Sir David Attenborough awarded Ecuadorian National Order of Merit 

The Ceremony

“This is a very great honour and one for which I am extremely grateful coming from a country that has done so much for one of the treasures of the whole world. The Galapagos Islands are, without question, one of the most extraordinary places on Earth.” 

This is how Sir David Attenborough thanked the Ambassador of Ecuador to the UK, Sebastián Corral, after he was awarded the National Order of Merit for his outstanding and continuous support to the preservation of the natural environment of the Galapagos Islands. The ‘National Order of Merit’ is the highest decoration granted by Ecuador and was awarded on behalf of the President of Ecuador, Guillermo Lasso, on Friday 22 July at the Ecuadorian Embassy in London.  

Sir David Attenborough receiving his award from the Ambassador of Ecuador to the UK, Sebastián Corral. © GCT

Ambassador Corral opened the ceremony by emphasising the importance of the work of Sir David over the years to protect the environment, the nature and the oceans. In particular, he highlighted Sir David’s documentary Galapagos 3D, which made the Archipelago even more famous, but also raised environmental awareness of its fragility, as a way of promoting its care and preservation. 

Ambassador Corral thanked Sir David for inspiring new generations of children and young people through his documentaries and books, which will remain as the best legacy of a man whose life has been devoted to love and protect our living planet.  

Sir David responded by saying, “Your country [Ecuador] has a great responsibility in looking after this huge global treasure which has no parallel anywhere else in the world. You are doing so in a remarkable way and always have done. But now you’ve taken this extra step forward, to protect the seas around these amazing Islands… what you see there is a marvellous addition to the precious and glorious and wonders of the land. And it’s also particularly vulnerable. Vulnerable to fishing, vulnerable to pollution. And your action in constituting a reserve there, is an important model to the rest of the world.”  

You can see Sir David’s speech here:

GCT’s Chief Executive, Sharon Johnson, and President, Monty Halls, were both lucky enough to attend the ceremony and were moved by the words of Sir David. Afterwards, Sharon commented, “The Galapagos Islands, Ecuador, are recognised as one of the most unique, scientifically important biodiversity hotspots on Earth. However, more than 80 of the Archipelago’s species are now listed as either Critically Endangered or Endangered. Today the world is facing unprecedented changes in climate and biodiversity loss driven by human activities. We are working with the Ecuadorian Government and partners to tackle these issues in Galapagos through restoring the Islands’ ecosystems and protecting the ocean surrounding them. We are grateful to Sir David for highlighting the importance of the Galapagos Islands and would like to congratulate him on his award.”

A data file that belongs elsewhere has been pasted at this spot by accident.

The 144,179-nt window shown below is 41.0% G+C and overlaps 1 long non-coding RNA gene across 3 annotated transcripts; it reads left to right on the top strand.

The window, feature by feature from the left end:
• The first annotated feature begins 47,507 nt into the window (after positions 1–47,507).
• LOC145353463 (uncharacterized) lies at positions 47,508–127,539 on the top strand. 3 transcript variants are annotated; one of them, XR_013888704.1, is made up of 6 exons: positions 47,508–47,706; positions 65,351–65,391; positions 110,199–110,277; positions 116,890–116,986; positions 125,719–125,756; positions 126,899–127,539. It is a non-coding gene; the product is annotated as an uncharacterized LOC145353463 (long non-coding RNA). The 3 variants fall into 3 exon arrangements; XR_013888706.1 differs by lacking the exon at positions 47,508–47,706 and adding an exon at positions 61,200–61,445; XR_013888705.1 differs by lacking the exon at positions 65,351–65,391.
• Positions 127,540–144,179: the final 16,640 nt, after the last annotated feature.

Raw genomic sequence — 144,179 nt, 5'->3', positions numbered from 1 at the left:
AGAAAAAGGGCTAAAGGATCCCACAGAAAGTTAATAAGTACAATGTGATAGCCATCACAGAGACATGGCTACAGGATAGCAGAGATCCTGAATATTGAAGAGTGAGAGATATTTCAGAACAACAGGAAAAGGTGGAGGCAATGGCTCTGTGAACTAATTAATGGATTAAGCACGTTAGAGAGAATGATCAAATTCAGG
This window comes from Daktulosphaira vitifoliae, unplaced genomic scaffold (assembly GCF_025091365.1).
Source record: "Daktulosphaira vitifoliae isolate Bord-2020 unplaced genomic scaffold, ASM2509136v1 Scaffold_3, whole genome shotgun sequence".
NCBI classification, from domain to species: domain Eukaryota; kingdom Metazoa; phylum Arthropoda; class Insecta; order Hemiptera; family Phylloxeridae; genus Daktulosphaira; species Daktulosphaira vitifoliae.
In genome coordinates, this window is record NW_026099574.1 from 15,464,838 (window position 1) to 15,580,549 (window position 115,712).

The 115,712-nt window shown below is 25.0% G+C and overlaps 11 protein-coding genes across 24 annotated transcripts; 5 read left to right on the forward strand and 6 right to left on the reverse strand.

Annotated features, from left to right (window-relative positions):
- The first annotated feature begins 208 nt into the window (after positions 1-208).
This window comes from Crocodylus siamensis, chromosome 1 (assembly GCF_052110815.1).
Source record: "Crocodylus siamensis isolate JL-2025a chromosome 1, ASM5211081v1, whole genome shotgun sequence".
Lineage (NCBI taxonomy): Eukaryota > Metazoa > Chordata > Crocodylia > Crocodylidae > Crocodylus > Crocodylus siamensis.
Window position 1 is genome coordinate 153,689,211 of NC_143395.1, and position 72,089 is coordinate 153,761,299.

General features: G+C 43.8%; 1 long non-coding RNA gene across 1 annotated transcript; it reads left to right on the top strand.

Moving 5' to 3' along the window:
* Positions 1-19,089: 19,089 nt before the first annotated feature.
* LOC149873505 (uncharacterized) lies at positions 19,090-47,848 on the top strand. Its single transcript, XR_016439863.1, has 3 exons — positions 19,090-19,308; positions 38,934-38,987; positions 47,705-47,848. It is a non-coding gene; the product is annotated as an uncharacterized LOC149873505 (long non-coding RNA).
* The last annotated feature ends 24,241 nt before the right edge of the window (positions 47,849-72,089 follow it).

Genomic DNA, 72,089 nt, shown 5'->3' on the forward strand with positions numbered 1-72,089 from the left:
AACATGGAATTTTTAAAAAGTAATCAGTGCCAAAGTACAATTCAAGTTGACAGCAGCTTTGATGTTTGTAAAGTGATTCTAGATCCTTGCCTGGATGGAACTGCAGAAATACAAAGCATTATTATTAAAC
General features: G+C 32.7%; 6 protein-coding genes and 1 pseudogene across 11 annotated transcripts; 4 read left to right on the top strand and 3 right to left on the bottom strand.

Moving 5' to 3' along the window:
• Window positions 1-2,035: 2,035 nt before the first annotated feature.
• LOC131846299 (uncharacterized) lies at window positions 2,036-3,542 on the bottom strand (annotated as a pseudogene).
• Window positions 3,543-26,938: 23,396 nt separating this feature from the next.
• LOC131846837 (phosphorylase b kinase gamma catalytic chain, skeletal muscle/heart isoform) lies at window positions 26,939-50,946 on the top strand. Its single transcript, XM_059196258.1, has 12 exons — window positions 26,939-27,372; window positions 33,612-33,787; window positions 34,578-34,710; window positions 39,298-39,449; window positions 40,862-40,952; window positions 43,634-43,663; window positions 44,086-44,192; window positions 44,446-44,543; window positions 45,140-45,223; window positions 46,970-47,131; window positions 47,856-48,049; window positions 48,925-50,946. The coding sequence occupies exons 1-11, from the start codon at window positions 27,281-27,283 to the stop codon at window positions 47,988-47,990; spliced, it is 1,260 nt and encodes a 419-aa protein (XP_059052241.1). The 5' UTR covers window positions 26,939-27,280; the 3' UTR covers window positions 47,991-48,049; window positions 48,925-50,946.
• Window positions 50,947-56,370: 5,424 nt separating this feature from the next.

Monty recorded this message after the ceremony:  

Protecting the ocean 

We were particularly pleased that Sir David recognized the importance of protecting the ocean around the Galapagos Islands. By keeping the fish in and taking pollution out, we can not only protect marine species, but also mitigate climate impacts in the region.  

With our help, in early 2022 the new Hermandad Marine Reserve was declared covering an important migratory route and expanding Ecuador’s ocean protection from 13% to 18% of its waters. However, there is still a long way to go to attain the goal of protecting 30% of its ocean by 2030, which will help us to build climate resilience for Galapagos as well as protect sharks and other marine species throughout their lifetimes.  

GCT President Monty Halls, Sir David Attenborough, GCT Chief Executive Sharon Johnson and Ambassador Corral © GCT.

How you can help

Galapagos Conservation Trust has been working for over ten years with our partners to restore the habitats of the Galapagos Archipelago and recover threatened species. With your help, saving iconic Galapagos species can become a reality. Find out more about our projects, and how you can support them.